By Eule Grey
According to ancient rhymes, the islanders of Ansar and Skarle are children of the volcano, born of fire and destined to be lovers. After the eruption, the prophecies are forgotten as all are forced to flee. Nobody cares about silly nursery rhymes now, certainly not Jalob.
When shy medic Jalob Baleine heads to war, it isn’t for romance. She only wants to help refugees who have no home or allies. Because they are kin. Jalob was born under the same glowering volcano, on an idyllic island surrounded by dolphins. Like the refugees, she fled the lava and secretly cherishes the old ways.
She falls asleep, ignoring the pull of tides, and dreams of a loving touch. Who doesn’t? And sure, maybe Jalob hasn’t felt whole for years, but war isn’t the time for fantasies. She keeps to herself and hopes someone else will sort the war out. One woman can’t heal the world. After all, she has enough to do, what with tending the sick and her supervisor, Susan, always on her back.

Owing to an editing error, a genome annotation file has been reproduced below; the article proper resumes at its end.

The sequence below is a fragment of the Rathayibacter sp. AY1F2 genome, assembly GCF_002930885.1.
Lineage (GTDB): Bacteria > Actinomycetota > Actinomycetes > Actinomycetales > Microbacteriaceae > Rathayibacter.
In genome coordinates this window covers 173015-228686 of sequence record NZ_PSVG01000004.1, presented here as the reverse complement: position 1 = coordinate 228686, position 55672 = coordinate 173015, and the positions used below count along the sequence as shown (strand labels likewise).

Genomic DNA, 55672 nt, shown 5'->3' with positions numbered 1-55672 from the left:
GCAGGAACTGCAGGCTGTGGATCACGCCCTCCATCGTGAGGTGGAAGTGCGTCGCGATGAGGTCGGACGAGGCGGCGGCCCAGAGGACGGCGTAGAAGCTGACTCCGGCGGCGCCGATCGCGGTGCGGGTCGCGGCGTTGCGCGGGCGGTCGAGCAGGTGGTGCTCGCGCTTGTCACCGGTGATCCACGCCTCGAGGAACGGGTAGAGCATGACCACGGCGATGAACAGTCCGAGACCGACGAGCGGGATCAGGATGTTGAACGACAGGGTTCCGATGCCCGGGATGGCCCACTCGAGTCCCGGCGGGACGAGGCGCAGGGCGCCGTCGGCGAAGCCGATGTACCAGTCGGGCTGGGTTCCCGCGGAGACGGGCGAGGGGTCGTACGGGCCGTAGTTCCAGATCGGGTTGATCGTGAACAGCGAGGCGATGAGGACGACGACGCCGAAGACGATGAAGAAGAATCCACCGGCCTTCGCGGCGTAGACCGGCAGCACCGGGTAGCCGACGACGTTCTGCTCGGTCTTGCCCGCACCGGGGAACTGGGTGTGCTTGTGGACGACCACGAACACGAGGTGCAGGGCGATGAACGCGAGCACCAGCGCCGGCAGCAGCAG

Then Jalob meets stroppy violinist, Corail Esplash. After an explosive introduction, they’re forced to spend time together. Stress makes them long for a reprise, and a fragile line dances between love and hate. Inevitably, the young women exchange island stories. Corail is head-strong and rude, a typical Ansar who loves to tease and be chased. And Jalob—strong, loyal, from Skarle—has such fast legs… Could the old rhymes about destiny be right? Ah, fate.
Death and war are relentless enemies, and difficult choices lie ahead. Can a shy girl rekindle the power of a dead volcano and harness the ocean? One woman can’t heal the world, but maybe Jalob is the only one who can save Corail.